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Parade-Shy Cat Bolts in Blur of Flying Fur
I thought that I was done with writing about the past for a while, but I’m not. Various events have caused me to ramble away from my plan to write about the adventures of the son and daughter of one of my acquaintances whom I interviewed last Spring. I always worry that one of these days I’ll dry up and have nothing to write about. Thus, when a new topic strikes my fancy, I hop on it and save the old one.
People seem to enjoy the nostalgia, but I try not to dwell too much on the past. Remembrance is a double-sided coin: Thinking about the good old days brings warm fuzzies, but it can also fill one with melancholy and a tremendous sense of loss and longing for what was and will never be again.
Two events catapulted me back into past time, willy-nilly, in spite of my plan to move on. First, we saw Thornton Wilder’s Our Town at the IRT the other evening. To my mind, the best American play ever written, I’ve seen and read it several times and never tire of it. Even though I thought that this performance was over-acted, nothing can detract from the play's quicksilver charm. On the surface, it seems so simple, clear and easy to understand, and yet it portrays the depths of life and the universality of the human condition. Its message is that once this life is lived, one cannot go back.
Then when I perused last week’s Knightstown Banner I saw pictures of the Fall Festival. As I’ve said before, memory is many layered. When Eric Cox bought the paper Sarah Ward told him that when I was in high school I'd written for Tom Mayhill, the former publisher. Eric called, and I took samples of newsletters that I had sent to clients and friends. He chuckled when he read my account of the Jubilee Days that they had on the town square when I was young, and that became the first column that Eric published.
The pictures carried me back to the 1950's. My sister Christine Jones,brother-in-law, Orville, and their eight children moved into our house at the corner of Franklin and Carey where I grew up, and we moved into the little house behind it. The Jones kids were like my brothers and sisters, and their shenanigans provided much entertainment.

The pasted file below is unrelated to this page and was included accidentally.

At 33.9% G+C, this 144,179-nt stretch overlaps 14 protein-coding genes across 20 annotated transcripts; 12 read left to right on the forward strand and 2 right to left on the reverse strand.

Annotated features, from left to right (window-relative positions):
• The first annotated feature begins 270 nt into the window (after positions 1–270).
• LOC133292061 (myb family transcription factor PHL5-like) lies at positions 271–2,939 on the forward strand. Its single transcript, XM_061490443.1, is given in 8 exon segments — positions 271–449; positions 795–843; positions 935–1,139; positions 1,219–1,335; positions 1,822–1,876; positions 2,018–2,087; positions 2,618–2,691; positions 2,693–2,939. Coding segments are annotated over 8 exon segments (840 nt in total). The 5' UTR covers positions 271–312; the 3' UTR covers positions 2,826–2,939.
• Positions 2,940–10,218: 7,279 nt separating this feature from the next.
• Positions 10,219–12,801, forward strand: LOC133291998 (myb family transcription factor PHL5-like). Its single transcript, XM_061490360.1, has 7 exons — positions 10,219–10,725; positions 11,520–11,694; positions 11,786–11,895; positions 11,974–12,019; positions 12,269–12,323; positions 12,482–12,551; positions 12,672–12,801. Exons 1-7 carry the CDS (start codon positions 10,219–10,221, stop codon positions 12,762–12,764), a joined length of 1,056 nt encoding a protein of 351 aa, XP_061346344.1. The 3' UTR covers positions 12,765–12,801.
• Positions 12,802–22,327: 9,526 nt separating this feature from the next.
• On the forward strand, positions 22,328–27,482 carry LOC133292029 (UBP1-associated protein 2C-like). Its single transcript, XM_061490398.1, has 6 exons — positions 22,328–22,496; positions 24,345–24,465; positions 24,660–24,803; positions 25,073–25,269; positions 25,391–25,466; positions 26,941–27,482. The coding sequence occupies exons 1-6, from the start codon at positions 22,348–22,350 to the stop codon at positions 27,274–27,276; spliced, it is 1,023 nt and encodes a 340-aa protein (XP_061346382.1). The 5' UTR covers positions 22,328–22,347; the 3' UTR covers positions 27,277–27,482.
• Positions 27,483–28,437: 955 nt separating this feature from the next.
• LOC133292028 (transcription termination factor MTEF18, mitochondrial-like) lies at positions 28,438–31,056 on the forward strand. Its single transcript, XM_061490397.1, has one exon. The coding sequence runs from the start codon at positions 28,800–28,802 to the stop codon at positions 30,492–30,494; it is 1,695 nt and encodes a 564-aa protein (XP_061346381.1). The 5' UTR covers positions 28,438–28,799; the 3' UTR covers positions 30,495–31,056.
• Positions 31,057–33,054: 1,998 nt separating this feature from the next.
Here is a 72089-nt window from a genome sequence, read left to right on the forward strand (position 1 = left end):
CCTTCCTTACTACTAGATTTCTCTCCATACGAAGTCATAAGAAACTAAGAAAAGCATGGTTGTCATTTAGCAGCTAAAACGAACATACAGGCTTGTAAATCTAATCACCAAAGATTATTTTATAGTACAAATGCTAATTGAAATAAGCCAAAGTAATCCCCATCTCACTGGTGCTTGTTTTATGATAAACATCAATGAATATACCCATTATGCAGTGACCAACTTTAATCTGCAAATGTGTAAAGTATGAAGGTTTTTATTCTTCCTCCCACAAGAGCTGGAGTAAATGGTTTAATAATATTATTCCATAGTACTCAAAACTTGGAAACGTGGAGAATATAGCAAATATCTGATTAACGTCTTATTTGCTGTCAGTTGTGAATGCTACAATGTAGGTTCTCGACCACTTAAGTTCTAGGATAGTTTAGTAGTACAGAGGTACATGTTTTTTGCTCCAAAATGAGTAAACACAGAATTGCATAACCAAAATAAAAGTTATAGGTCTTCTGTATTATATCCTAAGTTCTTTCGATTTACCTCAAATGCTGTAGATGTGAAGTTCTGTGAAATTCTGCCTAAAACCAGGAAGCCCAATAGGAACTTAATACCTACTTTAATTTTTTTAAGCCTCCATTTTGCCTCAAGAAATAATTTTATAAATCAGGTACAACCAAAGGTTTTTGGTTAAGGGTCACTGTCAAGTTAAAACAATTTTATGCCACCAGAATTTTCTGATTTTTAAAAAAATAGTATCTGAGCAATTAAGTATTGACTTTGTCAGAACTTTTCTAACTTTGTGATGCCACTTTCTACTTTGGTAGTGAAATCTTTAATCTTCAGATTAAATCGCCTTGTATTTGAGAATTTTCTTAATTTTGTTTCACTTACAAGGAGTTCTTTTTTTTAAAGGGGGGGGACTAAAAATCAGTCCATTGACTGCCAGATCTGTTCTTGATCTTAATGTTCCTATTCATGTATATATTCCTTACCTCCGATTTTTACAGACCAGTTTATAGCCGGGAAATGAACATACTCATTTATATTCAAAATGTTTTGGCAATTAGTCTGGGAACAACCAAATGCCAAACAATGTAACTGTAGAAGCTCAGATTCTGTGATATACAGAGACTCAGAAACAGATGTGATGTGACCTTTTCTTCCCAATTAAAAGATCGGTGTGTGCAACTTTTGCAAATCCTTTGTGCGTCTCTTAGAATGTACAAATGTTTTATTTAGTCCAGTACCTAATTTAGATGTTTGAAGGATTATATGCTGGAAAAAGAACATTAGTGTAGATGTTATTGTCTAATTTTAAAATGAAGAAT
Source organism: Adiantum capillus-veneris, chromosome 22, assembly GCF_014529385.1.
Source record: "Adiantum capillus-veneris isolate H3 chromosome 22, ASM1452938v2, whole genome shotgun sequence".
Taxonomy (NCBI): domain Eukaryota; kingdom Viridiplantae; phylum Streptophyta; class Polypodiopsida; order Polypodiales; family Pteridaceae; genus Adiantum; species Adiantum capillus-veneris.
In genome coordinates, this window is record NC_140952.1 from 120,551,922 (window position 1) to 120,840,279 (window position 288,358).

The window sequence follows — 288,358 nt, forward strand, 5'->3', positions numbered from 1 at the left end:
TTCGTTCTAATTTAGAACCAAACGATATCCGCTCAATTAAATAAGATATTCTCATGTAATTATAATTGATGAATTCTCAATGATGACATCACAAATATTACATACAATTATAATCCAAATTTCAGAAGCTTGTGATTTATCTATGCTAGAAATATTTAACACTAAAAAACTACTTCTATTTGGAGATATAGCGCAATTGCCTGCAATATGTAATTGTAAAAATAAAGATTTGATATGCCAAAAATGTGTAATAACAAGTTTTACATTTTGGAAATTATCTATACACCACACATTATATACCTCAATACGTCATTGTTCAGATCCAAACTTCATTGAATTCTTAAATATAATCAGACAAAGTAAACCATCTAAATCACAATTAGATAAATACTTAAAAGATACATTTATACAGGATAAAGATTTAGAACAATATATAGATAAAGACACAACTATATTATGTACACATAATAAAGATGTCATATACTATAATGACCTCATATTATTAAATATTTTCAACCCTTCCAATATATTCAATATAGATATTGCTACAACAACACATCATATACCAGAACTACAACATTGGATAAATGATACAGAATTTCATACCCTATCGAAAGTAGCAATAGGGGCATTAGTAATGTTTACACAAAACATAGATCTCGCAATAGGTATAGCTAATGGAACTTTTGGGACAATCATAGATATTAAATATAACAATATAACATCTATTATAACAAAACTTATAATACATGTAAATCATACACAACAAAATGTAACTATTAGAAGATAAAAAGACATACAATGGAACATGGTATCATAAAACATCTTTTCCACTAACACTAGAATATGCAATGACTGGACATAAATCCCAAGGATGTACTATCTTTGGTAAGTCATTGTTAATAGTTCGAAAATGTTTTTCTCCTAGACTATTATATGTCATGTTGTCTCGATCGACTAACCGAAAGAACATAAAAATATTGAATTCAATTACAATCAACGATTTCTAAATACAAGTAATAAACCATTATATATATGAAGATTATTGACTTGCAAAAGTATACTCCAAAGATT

Kids thought that Jubilee Days were big doins’, there being little to do in K-town. There were carnival rides, cotton candy and food booths. At night there was music and dancing . . . "When the lights are down low, grab your girl and then go. Do the hucklebuck, do the hucklebuck. If you don’t know how to do it, then you’re out of luck!" . . . and "Balling the Jack"--"First you put your two arms out in space, then you do the eagle rock with style and grace . . ."
There were contests for which each entrant received a quarter that was promptly invested in food or rides. The Jones kids were always scrounging for money. Even the boys entered the doll contest, hiding tiny dolls in their fists that they flashed as they walked by the judges There was also a pet parade.. First, the kids had to find pets to take. We had a semi-tame, cantankerous cat named Copper. One of the Jones girls couldn’t find a pet to borrow, so she decided to take Copper to the pet parade.
"You’ll be sorry if you try to take that cat down to the Town Square," warned my mother. My niece who was noted for her stubbornness said, "I’m takin’ him!" She fastened Copper to a leash that she’d made from strips of cloth and clasped him tightly in her chest. Mother and I watched her walk up Carey St.
When she reached the corner across from the Averys’ house we saw a flurry of flying legs, and an orange blur flew through the air and disappeared down the alley behind the Fergusons’ house.. "I guess Copper didn’t want to go to the pet parade," Mother said. We guffawed so hard we had to hold each other up. We didn’t see Copper again for three days.
We managed to control ourselves by the time my niece came back a-sqawlin’ and a-bawlin’. Not only had Copper scratched her to a fare-thee-well, he--how can I put this delicately--was also suffering from a digestive ailment. They say that comedy is based on the misfortunes of others, and oh ‘tis true, ‘tis true.
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